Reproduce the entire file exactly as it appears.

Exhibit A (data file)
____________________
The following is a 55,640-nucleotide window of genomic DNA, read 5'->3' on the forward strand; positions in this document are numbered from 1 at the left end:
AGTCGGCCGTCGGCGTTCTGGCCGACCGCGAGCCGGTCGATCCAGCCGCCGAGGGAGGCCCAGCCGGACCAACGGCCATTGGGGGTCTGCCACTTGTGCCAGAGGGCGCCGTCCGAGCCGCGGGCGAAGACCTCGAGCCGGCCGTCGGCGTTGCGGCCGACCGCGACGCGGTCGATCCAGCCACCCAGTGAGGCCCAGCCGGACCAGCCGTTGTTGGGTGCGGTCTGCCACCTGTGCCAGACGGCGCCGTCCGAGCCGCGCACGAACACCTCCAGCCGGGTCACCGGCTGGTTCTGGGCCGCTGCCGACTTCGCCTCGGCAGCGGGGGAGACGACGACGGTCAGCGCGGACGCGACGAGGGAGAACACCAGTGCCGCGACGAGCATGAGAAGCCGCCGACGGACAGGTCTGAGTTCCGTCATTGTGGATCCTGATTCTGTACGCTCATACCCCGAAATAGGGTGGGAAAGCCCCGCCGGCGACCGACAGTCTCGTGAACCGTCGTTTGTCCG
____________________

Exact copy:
The following is a 55,640-nucleotide window of genomic DNA, read 5'->3' on the forward strand; positions in this document are numbered from 1 at the left end:
AGTCGGCCGTCGGCGTTCTGGCCGACCGCGAGCCGGTCGATCCAGCCGCCGAGGGAGGCCCAGCCGGACCAACGGCCATTGGGGGTCTGCCACTTGTGCCAGAGGGCGCCGTCCGAGCCGCGGGCGAAGACCTCGAGCCGGCCGTCGGCGTTGCGGCCGACCGCGACGCGGTCGATCCAGCCACCCAGTGAGGCCCAGCCGGACCAGCCGTTGTTGGGTGCGGTCTGCCACCTGTGCCAGACGGCGCCGTCCGAGCCGCGCACGAACACCTCCAGCCGGGTCACCGGCTGGTTCTGGGCCGCTGCCGACTTCGCCTCGGCAGCGGGGGAGACGACGACGGTCAGCGCGGACGCGACGAGGGAGAACACCAGTGCCGCGACGAGCATGAGAAGCCGCCGACGGACAGGTCTGAGTTCCGTCATTGTGGATCCTGATTCTGTACGCTCATACCCCGAAATAGGGTGGGAAAGCCCCGCCGGCGACCGACAGTCTCGTGAACCGTCGTTTGTCCG